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The spatial organization and extraction of the wall-forming bodies of Eimeria maxima

  • SONJA FRÖLICH (a1), MICHAEL JOHNSON (a1), MICHELLE ROBINSON (a1), ROLF ENTZEROTH (a2) and MICHAEL WALLACH (a1)...
Summary
SUMMARY

Eimeria maxima has been used as a model apicomplexan parasite to study sexual stage development and oocyst wall formation. A complete understanding of the wall's biochemical and biophysical properties is of great interest in research on all apicomplexan parasites. Purified gametocytes, zygotes and oocysts were analysed by three-dimensional confocal microscopy, and wide-field fluorescent microscopy was used to investigate the appearance and spatial organization of the 2 types of wall-forming bodies (WFBs). In addition, a variety of staining procedures and immunoassays were used to assess the biosynthesis, metabolic activity, intactness and molecular composition of the WFBs in situ. WFBs were extracted from gametocytes/zygotes and their composition was assessed by microscopy and SDS-PAGE analysis. It was concluded that isolated gametocytes are intact and metabolically active. Additionally, it was observed that the Type 1 WFBs are aligned at the periphery of the parasite and fuse together producing neutral lipid rich patches that appear to be inserted into the space between 2 parasite-specific membranes. Finally, it was shown that the WFBs extracted from purified gametocytes had the same shape, size and staining properties as those observed in situ, and contained the major glycoprotein antigens known to be present in these organelles.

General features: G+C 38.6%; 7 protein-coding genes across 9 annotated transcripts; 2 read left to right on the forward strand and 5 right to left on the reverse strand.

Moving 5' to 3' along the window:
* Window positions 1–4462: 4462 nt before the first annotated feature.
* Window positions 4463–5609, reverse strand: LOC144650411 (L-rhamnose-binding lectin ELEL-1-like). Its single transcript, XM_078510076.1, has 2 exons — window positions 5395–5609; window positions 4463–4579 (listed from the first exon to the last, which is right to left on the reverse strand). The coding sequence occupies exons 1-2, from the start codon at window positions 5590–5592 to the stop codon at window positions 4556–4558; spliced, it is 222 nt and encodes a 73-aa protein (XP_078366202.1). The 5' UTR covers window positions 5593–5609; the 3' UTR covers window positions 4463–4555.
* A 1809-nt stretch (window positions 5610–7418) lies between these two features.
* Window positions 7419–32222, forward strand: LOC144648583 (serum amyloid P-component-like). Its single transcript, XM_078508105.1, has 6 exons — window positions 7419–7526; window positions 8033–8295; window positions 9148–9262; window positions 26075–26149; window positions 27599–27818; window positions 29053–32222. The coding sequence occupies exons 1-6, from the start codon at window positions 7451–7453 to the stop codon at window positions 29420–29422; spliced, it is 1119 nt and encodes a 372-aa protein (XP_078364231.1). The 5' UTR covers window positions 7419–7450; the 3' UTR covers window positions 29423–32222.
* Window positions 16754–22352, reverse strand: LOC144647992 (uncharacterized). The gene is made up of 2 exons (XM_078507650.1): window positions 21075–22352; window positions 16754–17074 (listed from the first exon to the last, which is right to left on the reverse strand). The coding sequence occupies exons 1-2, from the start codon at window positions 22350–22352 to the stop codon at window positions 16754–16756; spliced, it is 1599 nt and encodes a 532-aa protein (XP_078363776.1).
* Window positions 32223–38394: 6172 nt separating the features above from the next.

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Corresponding author
*Corresponding author: The iThree Institute, School of Medical and Molecular Biosciences, University of Technology Sydney, PO Box 123, Broadway, Sydney, New South Wales, 2007, Australia. Tel.: +61-2-9514-4082. Fax: +61-2-9514-4026. E-mail: Michael.Wallach@uts.edu.au
References
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Parasitology
  • ISSN: 0031-1820
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